1. Kindness and Compassion


    Whether one believes in a religion or not, and whether one believes in rebirth or not, there isn’t anyone who doesn’t appreciate kindness and compassion. ~Dalai Lama

  2. All traditions…


    All traditions, whether religious or secular, have developed to benefit human society. In the event that a tradition or system becomes harmful, there’s no need to insist on following it. ~17th Karmapa

    RFA photo/Rann Samnang



  3. Being a good person


    Being a good person does not depend on your religion, status, race, color, political views or culture. It depends on how you treat others. ~Unknown

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  4. China policy on Tibetan freedom of religion may face change as self-immolations continue


    As tensions between Chinese government security forces and Tibetans in the region rise, Tibetan monks protest in Dolma Square in the Rongwo monastery in Renbkong Amdo (Chinese: Huangnan Tibetan Autonomous Prefecture, Tongren County, Qinghai) following a self-immolation attempt by 36-year-old monk Jamyang Palden in March 2012. Since this time self-immolations have continued throughout the Tibetan autonomous region. Some of the deaths have been blamed by the Chinese government on “psychological instability and personal troubles” says Chinese officials. Image: VOAvideo

    By Carla Friedman, Women News Network
    August 31, 2012

    (WNN) Gannan Tibetan Autonomous Prefecture, PEOPLE’S REPUBLIC OF CHINA: A Tibetan woman has died after drinking acid and performing self-immolation in the Tibetan region of the western Chinese province of Gansu after she was accused of embezzlement at the bank where she worked, a source close to the family said.

    Jamyang Metok, 25, died on Saturday after drinking sulfuric acid and setting herself on fire at the front entrance of the ICBC – Industrial and Commercial Bank of China in Kanlho (in Chinese known as the Gannan) Tibetan Autonomous Prefecture, said sources close to the family.

    Despite increases in self-immolations in the region, the exiled spiritual leader of Tibet, the Dalai Lama, has been reluctant to respond to queries regarding the rising tide of self-immolations in the Tibetan Autonomous Prefecture. In lieu of the delicate political ramifications on the issue, the Dalai Lama has chosen to remain visibly neutral, but he has acknowledged the suffering of Tibetans under the system as it exists today. He has also formally relinquished his political duties to the elected Tibetan leadership in exile.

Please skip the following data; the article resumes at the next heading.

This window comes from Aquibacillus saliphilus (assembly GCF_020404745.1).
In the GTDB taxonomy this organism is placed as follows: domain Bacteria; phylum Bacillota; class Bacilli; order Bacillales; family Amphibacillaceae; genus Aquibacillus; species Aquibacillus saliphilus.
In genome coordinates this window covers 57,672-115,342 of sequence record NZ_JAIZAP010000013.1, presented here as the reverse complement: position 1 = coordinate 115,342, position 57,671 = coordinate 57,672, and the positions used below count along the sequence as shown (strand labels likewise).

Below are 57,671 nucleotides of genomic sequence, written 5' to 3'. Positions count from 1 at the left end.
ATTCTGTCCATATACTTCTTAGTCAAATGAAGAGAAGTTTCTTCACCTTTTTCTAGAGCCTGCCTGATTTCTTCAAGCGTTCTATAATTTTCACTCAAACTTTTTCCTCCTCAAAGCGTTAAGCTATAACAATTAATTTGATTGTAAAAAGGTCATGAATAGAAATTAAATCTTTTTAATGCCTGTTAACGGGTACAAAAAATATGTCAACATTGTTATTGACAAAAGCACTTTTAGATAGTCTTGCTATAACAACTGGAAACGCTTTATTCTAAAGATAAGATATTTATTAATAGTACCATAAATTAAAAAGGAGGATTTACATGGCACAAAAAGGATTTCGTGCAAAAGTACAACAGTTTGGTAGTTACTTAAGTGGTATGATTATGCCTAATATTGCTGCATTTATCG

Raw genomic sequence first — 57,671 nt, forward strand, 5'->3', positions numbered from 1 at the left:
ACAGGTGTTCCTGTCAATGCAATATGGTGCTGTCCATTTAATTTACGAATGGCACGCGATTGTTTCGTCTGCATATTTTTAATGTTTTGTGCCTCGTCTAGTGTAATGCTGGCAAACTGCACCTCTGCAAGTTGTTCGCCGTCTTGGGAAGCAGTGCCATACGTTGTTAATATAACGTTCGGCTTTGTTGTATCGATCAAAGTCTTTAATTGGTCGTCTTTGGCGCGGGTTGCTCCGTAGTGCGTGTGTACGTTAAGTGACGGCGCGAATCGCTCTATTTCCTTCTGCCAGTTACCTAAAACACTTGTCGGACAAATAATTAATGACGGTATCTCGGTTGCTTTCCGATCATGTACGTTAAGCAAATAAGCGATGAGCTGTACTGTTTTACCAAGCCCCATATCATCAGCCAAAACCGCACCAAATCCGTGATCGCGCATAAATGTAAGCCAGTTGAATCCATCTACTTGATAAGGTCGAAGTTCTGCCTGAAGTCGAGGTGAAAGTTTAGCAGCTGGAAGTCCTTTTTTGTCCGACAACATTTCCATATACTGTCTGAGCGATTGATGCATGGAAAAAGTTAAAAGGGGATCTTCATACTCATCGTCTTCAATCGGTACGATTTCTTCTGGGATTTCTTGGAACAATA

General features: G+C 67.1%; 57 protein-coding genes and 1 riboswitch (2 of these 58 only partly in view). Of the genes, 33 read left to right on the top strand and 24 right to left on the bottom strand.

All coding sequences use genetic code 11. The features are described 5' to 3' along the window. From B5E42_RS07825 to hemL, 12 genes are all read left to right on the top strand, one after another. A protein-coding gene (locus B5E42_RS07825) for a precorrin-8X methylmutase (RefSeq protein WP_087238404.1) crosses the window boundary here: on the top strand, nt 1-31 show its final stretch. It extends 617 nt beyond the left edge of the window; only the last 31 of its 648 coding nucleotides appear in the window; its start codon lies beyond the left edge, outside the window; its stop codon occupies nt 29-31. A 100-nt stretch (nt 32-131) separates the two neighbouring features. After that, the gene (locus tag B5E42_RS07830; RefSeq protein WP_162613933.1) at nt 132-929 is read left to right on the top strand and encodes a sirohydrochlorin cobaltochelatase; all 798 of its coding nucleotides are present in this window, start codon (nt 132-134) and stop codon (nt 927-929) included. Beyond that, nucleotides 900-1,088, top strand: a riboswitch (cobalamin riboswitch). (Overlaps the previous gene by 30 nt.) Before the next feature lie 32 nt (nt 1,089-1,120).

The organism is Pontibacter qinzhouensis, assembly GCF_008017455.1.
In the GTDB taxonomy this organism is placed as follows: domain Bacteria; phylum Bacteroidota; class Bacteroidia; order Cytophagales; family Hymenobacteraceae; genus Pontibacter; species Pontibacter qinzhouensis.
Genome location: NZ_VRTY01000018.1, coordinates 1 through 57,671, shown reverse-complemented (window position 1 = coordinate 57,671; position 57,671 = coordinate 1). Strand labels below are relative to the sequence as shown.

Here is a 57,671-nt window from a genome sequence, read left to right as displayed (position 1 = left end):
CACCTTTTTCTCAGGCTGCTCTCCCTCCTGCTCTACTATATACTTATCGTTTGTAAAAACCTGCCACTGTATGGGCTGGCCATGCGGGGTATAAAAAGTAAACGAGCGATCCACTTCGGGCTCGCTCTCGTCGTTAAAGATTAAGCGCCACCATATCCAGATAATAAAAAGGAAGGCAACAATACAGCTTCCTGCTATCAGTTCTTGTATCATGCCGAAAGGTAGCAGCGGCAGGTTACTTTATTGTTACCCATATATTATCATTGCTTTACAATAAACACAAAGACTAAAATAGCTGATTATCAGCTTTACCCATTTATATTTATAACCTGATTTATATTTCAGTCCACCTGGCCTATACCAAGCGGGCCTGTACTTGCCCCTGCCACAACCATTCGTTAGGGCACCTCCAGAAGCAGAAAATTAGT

“I will not give encouragement to these acts, these drastic actions, but it is understandable and indeed very, very sad,” said the Dalai Lama in a recent interview with Reuters news. “Now the Chinese government, they should investigate what are the real causes. They can easily blame me or some Tibetans but that won’t help solve the problem,” added the Dalai Lama. Continue reading

  5. Message from major religious traditions


    All major religious traditions carry basically the same message, that is love, compassion and forgiveness the important thing is they should be part of our daily lives. Dalai Lama

Live & Die for Buddhism


Maha Ghosananda

Maha Ghosananda

Supreme Patriarch of Cambodian Buddhism (5/23/1913 - 3/12/07). Forever in my heart...

Problems we face today

jendhamuni pink scarfnature

Of the many problems we face today, some are natural calamities and must be accepted and faced with equanimity. Others, however, are of our own making, created by misunderstanding, and can be corrected...

Major Differences

Major Differences in Buddhism

Major Differences in Buddhism: There is no almighty God in Buddhism. There is no one to hand out rewards or punishments on a supposedly Judgement Day ...read more

My Reflection

My Reflection

This site is a tribute to Buddhism. Buddhism has given me a tremendous inspiration to be who and where I am today. Although I came to America at a very young age, however, I never once forget who I am and where I came from. One thing I know for sure is I was born as a Buddhist, live as a Buddhist and will leave this earth as a Buddhist. I do not believe in superstition. I only believe in karma.

A Handful of Leaves

A Handful of Leaves

Tipitaka: The pali canon (Readings in Theravada Buddhism). A vast body of literature in English translation the texts add up to several thousand printed pages. Most -- but not all -- of the Canon has already been published in English over the years. Although only a small fraction of these texts are available here at Access to Insight, this collection can nonetheless be a very good place to start.

Just the way it is

1. Accept everything just the way it is.
2. Do not seek pleasure for its own sake.
3. Do not, under any circumstances, depend on a partial feeling.
4. Think lightly of yourself and deeply of the world.
5. Be detached from desire your whole life long.
6. Do not regret what you have done.
7. Never be jealous.
8. Never let yourself be saddened by a separation.
9. Resentment and complaint are appropriate neither for oneself nor... read more